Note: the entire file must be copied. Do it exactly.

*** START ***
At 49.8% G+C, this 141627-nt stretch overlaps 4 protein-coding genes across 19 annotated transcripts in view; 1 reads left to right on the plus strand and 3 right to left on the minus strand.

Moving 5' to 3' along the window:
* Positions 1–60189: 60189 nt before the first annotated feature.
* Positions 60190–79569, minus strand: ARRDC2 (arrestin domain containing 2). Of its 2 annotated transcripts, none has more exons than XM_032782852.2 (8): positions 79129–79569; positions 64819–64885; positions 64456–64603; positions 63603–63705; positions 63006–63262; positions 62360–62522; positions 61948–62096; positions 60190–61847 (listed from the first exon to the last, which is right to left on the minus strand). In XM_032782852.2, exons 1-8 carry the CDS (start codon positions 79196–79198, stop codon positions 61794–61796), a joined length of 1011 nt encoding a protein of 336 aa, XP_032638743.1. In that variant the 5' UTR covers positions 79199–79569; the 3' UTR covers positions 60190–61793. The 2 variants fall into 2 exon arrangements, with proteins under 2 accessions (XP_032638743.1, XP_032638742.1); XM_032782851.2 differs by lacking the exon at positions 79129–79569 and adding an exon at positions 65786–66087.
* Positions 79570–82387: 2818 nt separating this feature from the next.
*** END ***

At 49.8% G+C, this 141627-nt stretch overlaps 4 protein-coding genes across 19 annotated transcripts in view; 1 reads left to right on the plus strand and 3 right to left on the minus strand.

Moving 5' to 3' along the window:
* Positions 1–60189: 60189 nt before the first annotated feature.
* Positions 60190–79569, minus strand: ARRDC2 (arrestin domain containing 2). Of its 2 annotated transcripts, none has more exons than XM_032782852.2 (8): positions 79129–79569; positions 64819–64885; positions 64456–64603; positions 63603–63705; positions 63006–63262; positions 62360–62522; positions 61948–62096; positions 60190–61847 (listed from the first exon to the last, which is right to left on the minus strand). In XM_032782852.2, exons 1-8 carry the CDS (start codon positions 79196–79198, stop codon positions 61794–61796), a joined length of 1011 nt encoding a protein of 336 aa, XP_032638743.1. In that variant the 5' UTR covers positions 79199–79569; the 3' UTR covers positions 60190–61793. The 2 variants fall into 2 exon arrangements, with proteins under 2 accessions (XP_032638743.1, XP_032638742.1); XM_032782851.2 differs by lacking the exon at positions 79129–79569 and adding an exon at positions 65786–66087.
* Positions 79570–82387: 2818 nt separating this feature from the next.